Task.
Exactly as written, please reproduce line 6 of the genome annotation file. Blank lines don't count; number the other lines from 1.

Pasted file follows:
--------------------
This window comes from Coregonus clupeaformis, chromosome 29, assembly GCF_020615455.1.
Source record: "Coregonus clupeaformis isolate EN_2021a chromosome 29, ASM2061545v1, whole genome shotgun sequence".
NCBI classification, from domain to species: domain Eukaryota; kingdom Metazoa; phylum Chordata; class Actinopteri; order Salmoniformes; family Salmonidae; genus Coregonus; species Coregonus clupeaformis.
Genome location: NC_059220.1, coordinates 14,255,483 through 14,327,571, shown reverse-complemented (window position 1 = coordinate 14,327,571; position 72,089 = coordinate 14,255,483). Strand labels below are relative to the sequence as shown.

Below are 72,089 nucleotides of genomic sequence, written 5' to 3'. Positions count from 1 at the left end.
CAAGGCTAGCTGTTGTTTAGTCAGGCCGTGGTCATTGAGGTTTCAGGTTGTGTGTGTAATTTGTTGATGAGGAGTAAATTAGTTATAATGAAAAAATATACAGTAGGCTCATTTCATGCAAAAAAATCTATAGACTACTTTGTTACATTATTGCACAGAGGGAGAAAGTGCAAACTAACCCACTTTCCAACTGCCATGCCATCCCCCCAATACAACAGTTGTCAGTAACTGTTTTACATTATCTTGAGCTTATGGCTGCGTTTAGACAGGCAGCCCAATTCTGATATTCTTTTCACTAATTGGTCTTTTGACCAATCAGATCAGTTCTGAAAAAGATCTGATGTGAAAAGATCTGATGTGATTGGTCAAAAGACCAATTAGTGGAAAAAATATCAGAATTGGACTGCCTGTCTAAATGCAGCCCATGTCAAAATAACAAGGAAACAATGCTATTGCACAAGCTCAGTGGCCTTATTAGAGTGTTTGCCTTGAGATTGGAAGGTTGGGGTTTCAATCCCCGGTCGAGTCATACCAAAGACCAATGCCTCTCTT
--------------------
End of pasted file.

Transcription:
CAAGGCTAGCTGTTGTTTAGTCAGGCCGTGGTCATTGAGGTTTCAGGTTGTGTGTGTAATTTGTTGATGAGGAGTAAATTAGTTATAATGAAAAAATATACAGTAGGCTCATTTCATGCAAAAAAATCTATAGACTACTTTGTTACATTATTGCACAGAGGGAGAAAGTGCAAACTAACCCACTTTCCAACTGCCATGCCATCCCCCCAATACAACAGTTGTCAGTAACTGTTTTACATTATCTTGAGCTTATGGCTGCGTTTAGACAGGCAGCCCAATTCTGATATTCTTTTCACTAATTGGTCTTTTGACCAATCAGATCAGTTCTGAAAAAGATCTGATGTGAAAAGATCTGATGTGATTGGTCAAAAGACCAATTAGTGGAAAAAATATCAGAATTGGACTGCCTGTCTAAATGCAGCCCATGTCAAAATAACAAGGAAACAATGCTATTGCACAAGCTCAGTGGCCTTATTAGAGTGTTTGCCTTGAGATTGGAAGGTTGGGGTTTCAATCCCCGGTCGAGTCATACCAAAGACCAATGCCTCTCTT